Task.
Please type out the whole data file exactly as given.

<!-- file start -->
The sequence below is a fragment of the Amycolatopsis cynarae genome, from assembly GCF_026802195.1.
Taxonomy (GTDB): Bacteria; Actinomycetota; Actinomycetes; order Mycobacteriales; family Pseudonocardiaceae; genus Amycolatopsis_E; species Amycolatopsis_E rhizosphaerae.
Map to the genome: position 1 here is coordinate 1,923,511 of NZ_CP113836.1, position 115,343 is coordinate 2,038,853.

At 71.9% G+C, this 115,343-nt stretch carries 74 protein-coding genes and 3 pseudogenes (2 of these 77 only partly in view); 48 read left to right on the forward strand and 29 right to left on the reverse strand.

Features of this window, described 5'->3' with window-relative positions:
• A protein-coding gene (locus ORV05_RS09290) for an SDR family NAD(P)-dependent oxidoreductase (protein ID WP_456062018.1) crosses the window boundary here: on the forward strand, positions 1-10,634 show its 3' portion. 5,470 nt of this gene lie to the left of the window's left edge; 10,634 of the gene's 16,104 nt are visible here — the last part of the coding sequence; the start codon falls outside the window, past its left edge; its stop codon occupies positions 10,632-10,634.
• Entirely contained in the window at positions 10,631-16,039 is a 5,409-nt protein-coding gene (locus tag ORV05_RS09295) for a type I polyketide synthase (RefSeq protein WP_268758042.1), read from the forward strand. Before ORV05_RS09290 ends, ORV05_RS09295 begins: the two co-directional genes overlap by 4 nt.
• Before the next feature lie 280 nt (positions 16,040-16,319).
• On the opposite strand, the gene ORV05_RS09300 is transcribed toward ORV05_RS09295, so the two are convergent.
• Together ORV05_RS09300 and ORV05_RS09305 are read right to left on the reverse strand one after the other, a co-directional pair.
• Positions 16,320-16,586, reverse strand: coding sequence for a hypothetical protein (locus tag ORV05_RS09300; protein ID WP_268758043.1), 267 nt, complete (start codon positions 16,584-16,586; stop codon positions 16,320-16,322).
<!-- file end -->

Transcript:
The sequence below is a fragment of the Amycolatopsis cynarae genome, from assembly GCF_026802195.1.
Taxonomy (GTDB): Bacteria; Actinomycetota; Actinomycetes; order Mycobacteriales; family Pseudonocardiaceae; genus Amycolatopsis_E; species Amycolatopsis_E rhizosphaerae.
Map to the genome: position 1 here is coordinate 1,923,511 of NZ_CP113836.1, position 115,343 is coordinate 2,038,853.

At 71.9% G+C, this 115,343-nt stretch carries 74 protein-coding genes and 3 pseudogenes (2 of these 77 only partly in view); 48 read left to right on the forward strand and 29 right to left on the reverse strand.

Features of this window, described 5'->3' with window-relative positions:
• A protein-coding gene (locus ORV05_RS09290) for an SDR family NAD(P)-dependent oxidoreductase (protein ID WP_456062018.1) crosses the window boundary here: on the forward strand, positions 1-10,634 show its 3' portion. 5,470 nt of this gene lie to the left of the window's left edge; 10,634 of the gene's 16,104 nt are visible here — the last part of the coding sequence; the start codon falls outside the window, past its left edge; its stop codon occupies positions 10,632-10,634.
• Entirely contained in the window at positions 10,631-16,039 is a 5,409-nt protein-coding gene (locus tag ORV05_RS09295) for a type I polyketide synthase (RefSeq protein WP_268758042.1), read from the forward strand. Before ORV05_RS09290 ends, ORV05_RS09295 begins: the two co-directional genes overlap by 4 nt.
• Before the next feature lie 280 nt (positions 16,040-16,319).
• On the opposite strand, the gene ORV05_RS09300 is transcribed toward ORV05_RS09295, so the two are convergent.
• Together ORV05_RS09300 and ORV05_RS09305 are read right to left on the reverse strand one after the other, a co-directional pair.
• Positions 16,320-16,586, reverse strand: coding sequence for a hypothetical protein (locus tag ORV05_RS09300; protein ID WP_268758043.1), 267 nt, complete (start codon positions 16,584-16,586; stop codon positions 16,320-16,322).